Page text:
On Air Now

Upcoming Shows

Program Schedule »

Listen

Listen Live Now » 1330 AM Sheboygan, WI

Weather

Current Conditions(Sheboygan,WI 53081)

More Weather »
56° Feels Like: 56°
Wind: SSW 0 mph Past 24 hrs - Precip: 0”
Current Radar for Zip

Today

Partly Cloudy/Wind 66°

Tonight

Thunderstorms 61°

Tomorrow

Scattered Thunderstorms 76°

Alerts

Canadian country singer Stompin' Tom Connors dies

Canadian singing legend Stompin' Tom Connors sings "The Hockey Song" before the start of the NHL game between the Toronto Maple Leafs and th
Canadian singing legend Stompin' Tom Connors sings "The Hockey Song" before the start of the NHL game between the Toronto Maple Leafs and th

(Reuters) - Canadian country singer and folk icon Stompin' Tom Connors, known for songs "The Hockey Song," and "Sudbury Saturday Night" and his staunch patriotism, has died at age 77, his record company A-C-T Records said.

Connors died at his Ontario home on Wednesday of natural causes, A-C-T said in a statement posted on Connors' website.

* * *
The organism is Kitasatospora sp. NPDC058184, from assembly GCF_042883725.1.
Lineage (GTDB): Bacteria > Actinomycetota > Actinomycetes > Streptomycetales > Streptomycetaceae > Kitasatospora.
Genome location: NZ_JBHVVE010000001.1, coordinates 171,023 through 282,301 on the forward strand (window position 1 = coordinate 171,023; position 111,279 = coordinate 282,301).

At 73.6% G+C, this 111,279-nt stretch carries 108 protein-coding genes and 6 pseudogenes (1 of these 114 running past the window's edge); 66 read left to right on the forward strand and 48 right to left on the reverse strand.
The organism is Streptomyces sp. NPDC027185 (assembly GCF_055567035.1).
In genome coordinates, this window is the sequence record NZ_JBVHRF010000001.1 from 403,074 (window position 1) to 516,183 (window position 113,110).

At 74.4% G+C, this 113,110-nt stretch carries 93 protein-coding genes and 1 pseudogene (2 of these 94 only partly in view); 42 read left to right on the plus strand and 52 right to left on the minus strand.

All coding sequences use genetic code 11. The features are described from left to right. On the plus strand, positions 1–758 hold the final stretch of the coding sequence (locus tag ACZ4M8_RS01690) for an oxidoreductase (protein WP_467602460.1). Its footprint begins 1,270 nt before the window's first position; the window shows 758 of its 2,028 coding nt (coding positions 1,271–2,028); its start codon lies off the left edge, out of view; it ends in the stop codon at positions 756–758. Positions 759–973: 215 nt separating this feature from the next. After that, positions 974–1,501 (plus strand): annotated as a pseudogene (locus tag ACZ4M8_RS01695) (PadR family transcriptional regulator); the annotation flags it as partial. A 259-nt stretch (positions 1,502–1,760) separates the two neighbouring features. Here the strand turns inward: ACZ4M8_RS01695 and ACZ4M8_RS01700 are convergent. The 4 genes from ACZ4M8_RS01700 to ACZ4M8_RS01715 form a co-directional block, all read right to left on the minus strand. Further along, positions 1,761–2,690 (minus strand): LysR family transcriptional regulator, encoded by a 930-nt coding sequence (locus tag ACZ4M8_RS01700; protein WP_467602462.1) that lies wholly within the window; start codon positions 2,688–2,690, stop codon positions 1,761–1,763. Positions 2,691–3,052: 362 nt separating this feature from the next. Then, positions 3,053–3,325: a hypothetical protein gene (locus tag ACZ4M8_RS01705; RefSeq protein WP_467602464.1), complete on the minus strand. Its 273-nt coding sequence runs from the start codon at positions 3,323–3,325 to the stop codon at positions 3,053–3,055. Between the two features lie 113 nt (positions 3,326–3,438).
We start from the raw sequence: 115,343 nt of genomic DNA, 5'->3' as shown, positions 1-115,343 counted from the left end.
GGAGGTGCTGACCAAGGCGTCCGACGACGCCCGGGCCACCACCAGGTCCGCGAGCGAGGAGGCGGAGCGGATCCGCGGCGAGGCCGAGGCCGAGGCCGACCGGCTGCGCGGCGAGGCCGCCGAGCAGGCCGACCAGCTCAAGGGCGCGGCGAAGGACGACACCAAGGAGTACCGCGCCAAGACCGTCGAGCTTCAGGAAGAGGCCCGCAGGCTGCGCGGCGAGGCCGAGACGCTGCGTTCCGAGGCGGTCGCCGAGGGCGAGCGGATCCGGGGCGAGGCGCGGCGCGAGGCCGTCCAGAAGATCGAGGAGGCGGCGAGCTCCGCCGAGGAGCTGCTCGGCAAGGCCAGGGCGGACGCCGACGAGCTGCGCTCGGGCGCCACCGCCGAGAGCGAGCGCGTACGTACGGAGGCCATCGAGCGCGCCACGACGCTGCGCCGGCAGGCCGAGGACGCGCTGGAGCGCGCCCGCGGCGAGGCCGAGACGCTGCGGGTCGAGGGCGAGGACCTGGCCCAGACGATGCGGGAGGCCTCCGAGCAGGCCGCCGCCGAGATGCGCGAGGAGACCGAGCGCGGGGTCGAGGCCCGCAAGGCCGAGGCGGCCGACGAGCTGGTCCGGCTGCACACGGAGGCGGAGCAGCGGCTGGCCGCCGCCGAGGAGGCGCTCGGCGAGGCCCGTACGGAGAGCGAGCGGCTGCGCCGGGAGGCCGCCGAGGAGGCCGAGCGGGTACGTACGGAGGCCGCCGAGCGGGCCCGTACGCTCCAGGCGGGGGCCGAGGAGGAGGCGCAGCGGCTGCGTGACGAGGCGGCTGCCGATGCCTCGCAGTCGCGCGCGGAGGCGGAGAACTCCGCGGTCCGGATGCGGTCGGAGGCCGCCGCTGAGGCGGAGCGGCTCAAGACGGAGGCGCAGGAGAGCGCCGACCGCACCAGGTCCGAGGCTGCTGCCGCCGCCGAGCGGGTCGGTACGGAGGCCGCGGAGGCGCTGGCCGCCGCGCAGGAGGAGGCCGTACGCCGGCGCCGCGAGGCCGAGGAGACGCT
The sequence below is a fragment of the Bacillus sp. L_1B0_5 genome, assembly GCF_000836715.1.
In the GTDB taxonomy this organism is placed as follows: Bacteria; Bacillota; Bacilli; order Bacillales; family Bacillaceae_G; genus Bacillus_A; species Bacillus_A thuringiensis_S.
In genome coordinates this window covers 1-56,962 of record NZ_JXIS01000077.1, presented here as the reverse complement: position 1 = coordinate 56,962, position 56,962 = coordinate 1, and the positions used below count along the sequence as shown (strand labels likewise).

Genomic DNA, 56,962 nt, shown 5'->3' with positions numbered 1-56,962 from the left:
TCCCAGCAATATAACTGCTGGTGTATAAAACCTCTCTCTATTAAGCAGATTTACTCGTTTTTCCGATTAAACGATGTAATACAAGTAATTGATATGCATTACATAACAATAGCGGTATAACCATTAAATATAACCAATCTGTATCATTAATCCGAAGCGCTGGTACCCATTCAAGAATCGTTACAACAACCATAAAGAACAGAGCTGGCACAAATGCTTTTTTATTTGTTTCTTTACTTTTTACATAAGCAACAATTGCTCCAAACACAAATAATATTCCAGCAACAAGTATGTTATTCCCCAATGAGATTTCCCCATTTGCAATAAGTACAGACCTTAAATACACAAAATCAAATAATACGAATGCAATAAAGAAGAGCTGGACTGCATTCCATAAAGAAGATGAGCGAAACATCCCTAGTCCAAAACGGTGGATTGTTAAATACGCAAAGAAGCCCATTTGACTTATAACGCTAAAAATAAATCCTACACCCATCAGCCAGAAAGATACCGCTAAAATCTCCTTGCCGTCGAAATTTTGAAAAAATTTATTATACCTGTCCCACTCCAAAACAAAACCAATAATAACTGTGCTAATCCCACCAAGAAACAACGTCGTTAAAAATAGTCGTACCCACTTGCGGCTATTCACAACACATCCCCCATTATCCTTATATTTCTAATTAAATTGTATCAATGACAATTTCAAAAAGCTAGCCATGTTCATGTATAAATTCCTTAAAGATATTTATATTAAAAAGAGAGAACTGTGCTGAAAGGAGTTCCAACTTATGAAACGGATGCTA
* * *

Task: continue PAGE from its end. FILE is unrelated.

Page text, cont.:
Born Thomas Charles Connors in Saint John, New Brunswick, Connors was raised by foster parents on Prince Edward Island and hitchhiked across Canada as a teenager.

Connors, who penned hundreds of songs mostly about Canadian history and traditions, earned his nickname from his habit of stomping the heel of his boot while keeping a song's time.

He rose to prominence in the late 1960s, and released more than 20 albums, including "My Stompin' Grounds" and "Believe in Your Country", over a five-decade career.

Connors retired in 1979 and returned his six Juno Awards for Canadian music in protest over the Americanization of the national music industry. He returned to music in 1988.

Connors thanked his fans in a posthumous statement released by his family.

"It was a long hard bumpy road, but this great country kept me inspired with its beauty, character, and spirit, driving me to keep marching on and devoted to sing about its people and places that make Canada the greatest country in the world," Connors said in the statement posted on his website.

"I must now pass the torch, to all of you, to help keep the Maple Leaf flying high, and be the Patriot Canada needs now and in the future," he added.

He is survived by his wife and four children.

(Reporting by Eric Kelsey; Editing by Piya Sinha-Roy; and Peter Galloway)

Comments